Grant management is not just about doing everything right-it also can involve steering clear of situations that can lead you astray.
Here are 8 common-but avoidable grant mistakes:
Before you get the Grant:
5 Warning Signs of Grant Fraud
According to the Better Business Bureau (BBB) these five warning signs should alert an organization that offers for Federal grants may be fraudulent:
#1 You are contacted by someone offering you unsolicited grant funds in exchange for a processing fee.
• The Federal Government does not contact potential recipients to offer them money-or charge you to receive grant payments.
#2 You have to pay a fee to get information about grant opportunities.
• Federal grant opportunities are listed on Grants.gov and there is no cost for the information.
#3 You need to pay fees to apply for a grant.
• While you will likely need to provide financial information in your grant application-a legitimate grant application process will not request fees to submit your application.
#4 You can get a grant funds without having to apply.
• Grant recipients receive federal funds because they have applied for and been awarded grant funding. The Federal government will not call you and offer you money for a grant that you have not applied for.
#5 You are promised grant funds with “no spending strings” attached.
• Grant funds are awarded to states, cities, and institutions of higher learning, non-profits and other types of organizations to accomplish a specific public purpose-no “free” money.
After you get the Grant:
3 Common Forms of Grant Fraud
The National Procurement Fraud Task Force (NPFTF) looked at the three most common fraud scenarios found with existing grant recipients:
#1 Mischarging personal expenses to the grant as business expenses.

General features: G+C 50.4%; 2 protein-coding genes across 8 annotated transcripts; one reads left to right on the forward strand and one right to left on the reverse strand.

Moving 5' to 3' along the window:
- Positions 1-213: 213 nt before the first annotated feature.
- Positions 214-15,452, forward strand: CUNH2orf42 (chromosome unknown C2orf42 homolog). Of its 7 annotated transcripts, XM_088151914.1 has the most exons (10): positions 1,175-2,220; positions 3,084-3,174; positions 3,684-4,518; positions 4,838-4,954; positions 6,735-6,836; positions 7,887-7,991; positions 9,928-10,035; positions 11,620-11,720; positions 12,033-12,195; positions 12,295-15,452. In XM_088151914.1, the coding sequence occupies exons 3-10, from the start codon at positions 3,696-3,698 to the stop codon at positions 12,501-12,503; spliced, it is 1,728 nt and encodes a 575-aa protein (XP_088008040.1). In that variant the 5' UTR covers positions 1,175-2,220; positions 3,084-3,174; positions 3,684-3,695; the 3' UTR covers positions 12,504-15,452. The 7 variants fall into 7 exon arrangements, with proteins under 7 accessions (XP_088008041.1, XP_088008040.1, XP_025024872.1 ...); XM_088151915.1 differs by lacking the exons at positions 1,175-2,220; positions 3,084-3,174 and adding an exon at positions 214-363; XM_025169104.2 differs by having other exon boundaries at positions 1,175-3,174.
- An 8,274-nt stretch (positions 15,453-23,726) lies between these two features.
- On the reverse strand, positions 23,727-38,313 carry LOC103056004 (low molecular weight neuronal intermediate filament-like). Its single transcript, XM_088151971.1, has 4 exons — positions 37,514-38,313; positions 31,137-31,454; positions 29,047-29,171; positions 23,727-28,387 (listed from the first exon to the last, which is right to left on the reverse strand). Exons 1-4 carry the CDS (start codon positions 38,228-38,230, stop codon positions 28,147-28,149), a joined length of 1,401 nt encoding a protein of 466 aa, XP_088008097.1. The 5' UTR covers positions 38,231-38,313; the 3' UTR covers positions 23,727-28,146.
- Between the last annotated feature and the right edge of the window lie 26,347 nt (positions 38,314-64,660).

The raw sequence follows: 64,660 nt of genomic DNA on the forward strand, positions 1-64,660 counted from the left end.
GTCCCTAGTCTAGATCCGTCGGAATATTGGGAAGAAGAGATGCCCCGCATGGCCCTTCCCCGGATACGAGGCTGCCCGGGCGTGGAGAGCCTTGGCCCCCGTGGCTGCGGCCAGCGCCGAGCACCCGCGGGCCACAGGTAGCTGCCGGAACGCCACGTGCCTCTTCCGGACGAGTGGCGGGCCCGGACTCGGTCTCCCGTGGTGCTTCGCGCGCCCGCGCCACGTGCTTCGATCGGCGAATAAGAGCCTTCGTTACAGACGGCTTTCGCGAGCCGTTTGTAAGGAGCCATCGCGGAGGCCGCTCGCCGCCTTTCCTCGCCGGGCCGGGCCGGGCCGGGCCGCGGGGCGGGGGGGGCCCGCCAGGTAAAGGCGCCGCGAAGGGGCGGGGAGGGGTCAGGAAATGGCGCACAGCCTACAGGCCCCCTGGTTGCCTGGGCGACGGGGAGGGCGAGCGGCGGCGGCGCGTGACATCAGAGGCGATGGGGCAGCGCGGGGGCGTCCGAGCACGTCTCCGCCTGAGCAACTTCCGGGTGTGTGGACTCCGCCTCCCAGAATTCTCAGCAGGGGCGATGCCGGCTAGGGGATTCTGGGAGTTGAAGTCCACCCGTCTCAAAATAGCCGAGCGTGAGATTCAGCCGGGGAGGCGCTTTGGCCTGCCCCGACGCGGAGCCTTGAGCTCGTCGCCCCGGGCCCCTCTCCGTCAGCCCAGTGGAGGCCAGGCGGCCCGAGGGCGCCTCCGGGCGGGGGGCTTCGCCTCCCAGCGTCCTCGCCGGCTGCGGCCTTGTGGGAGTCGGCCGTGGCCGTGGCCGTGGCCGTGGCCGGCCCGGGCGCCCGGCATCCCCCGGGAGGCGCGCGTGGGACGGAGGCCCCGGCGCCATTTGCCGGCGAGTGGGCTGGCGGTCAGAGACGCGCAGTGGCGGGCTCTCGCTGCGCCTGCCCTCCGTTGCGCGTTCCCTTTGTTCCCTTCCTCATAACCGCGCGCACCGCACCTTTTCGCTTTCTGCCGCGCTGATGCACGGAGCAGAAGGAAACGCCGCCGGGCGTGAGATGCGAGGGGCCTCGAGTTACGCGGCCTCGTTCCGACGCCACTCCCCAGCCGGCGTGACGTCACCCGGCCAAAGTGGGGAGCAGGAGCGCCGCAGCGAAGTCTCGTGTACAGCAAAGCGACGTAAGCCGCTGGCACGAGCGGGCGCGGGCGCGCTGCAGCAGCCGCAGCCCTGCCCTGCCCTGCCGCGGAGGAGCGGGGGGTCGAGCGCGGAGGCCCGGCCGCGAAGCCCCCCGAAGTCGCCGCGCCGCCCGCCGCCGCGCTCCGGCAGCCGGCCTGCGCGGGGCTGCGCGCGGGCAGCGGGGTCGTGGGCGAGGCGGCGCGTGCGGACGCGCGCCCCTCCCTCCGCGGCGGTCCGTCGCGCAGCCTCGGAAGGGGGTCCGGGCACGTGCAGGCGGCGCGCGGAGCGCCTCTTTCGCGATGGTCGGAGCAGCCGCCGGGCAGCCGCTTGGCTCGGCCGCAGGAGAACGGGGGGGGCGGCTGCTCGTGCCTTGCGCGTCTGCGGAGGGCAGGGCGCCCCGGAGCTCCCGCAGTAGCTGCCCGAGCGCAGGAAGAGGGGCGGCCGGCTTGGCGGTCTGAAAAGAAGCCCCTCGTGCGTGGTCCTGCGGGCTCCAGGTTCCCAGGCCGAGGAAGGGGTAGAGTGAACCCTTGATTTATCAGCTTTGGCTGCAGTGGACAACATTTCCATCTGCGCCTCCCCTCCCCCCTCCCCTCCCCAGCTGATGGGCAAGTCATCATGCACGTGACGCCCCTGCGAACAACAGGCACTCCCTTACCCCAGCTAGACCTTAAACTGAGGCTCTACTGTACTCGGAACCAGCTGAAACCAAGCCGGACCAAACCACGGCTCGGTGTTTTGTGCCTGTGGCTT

• A strong internal compliance and ethics program that encourages the recognition and reporting of fraud, waste, or abuse and mitigate the risk of mischarging personal expenses to the grant.
#2 Charging the grant for costs which were either not really incurred, or are not really attributable to that specific grant.
• Ensuring your organization has an adequate and effective system of accounting, internal controls, records control, and records retention all reduce the risk that bogus charges will be claimed for the grant-or incorrectly attributed to the grant.
#3 Inflating costs or hours for labor-including contractors and consultants.
• Organizations that put in place strong review and approval processes for labor charging-including whistle-blower processes lessen the chances of labor costs being “ puffed up “inadvertently or fraudulently.
Lucy Morgan CPA, MBA
CEO, Compliance Warrior
P.S. Making sure that grant funds are spent consistent with certain regulations, and appropriate oversight can feel a bit overwhelming.
If you’d like to find out more about how to avoid grant management problems and pitfalls?
Check out Grant Management Boot Camp training that helps that helps people work through these issues.
Click the link below for your type of organization to get more information about our courses and to get signed up.